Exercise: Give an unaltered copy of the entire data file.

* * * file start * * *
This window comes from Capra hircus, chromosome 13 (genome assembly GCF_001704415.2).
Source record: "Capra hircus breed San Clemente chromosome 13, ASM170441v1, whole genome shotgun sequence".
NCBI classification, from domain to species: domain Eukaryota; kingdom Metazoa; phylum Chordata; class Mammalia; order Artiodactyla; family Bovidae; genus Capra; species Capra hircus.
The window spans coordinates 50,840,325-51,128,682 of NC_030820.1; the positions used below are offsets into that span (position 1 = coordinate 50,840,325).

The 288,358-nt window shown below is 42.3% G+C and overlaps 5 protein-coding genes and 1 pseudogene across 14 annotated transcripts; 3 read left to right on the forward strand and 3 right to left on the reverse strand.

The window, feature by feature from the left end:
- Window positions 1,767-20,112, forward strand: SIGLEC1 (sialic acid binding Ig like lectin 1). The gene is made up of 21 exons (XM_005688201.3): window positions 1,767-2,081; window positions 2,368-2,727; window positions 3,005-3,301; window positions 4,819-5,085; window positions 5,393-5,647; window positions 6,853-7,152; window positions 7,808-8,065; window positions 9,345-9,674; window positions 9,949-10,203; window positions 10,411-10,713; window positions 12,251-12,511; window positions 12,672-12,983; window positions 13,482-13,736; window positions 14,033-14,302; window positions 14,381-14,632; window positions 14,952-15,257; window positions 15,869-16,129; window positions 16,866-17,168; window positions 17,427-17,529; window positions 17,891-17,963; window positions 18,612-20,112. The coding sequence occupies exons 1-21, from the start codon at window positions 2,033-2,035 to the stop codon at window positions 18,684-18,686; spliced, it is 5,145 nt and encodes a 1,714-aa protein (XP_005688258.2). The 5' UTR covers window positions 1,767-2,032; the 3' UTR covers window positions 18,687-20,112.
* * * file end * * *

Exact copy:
This window comes from Capra hircus, chromosome 13 (genome assembly GCF_001704415.2).
Source record: "Capra hircus breed San Clemente chromosome 13, ASM170441v1, whole genome shotgun sequence".
NCBI classification, from domain to species: domain Eukaryota; kingdom Metazoa; phylum Chordata; class Mammalia; order Artiodactyla; family Bovidae; genus Capra; species Capra hircus.
The window spans coordinates 50,840,325-51,128,682 of NC_030820.1; the positions used below are offsets into that span (position 1 = coordinate 50,840,325).

The 288,358-nt window shown below is 42.3% G+C and overlaps 5 protein-coding genes and 1 pseudogene across 14 annotated transcripts; 3 read left to right on the forward strand and 3 right to left on the reverse strand.

The window, feature by feature from the left end:
- Window positions 1,767-20,112, forward strand: SIGLEC1 (sialic acid binding Ig like lectin 1). The gene is made up of 21 exons (XM_005688201.3): window positions 1,767-2,081; window positions 2,368-2,727; window positions 3,005-3,301; window positions 4,819-5,085; window positions 5,393-5,647; window positions 6,853-7,152; window positions 7,808-8,065; window positions 9,345-9,674; window positions 9,949-10,203; window positions 10,411-10,713; window positions 12,251-12,511; window positions 12,672-12,983; window positions 13,482-13,736; window positions 14,033-14,302; window positions 14,381-14,632; window positions 14,952-15,257; window positions 15,869-16,129; window positions 16,866-17,168; window positions 17,427-17,529; window positions 17,891-17,963; window positions 18,612-20,112. The coding sequence occupies exons 1-21, from the start codon at window positions 2,033-2,035 to the stop codon at window positions 18,684-18,686; spliced, it is 5,145 nt and encodes a 1,714-aa protein (XP_005688258.2). The 5' UTR covers window positions 1,767-2,032; the 3' UTR covers window positions 18,687-20,112.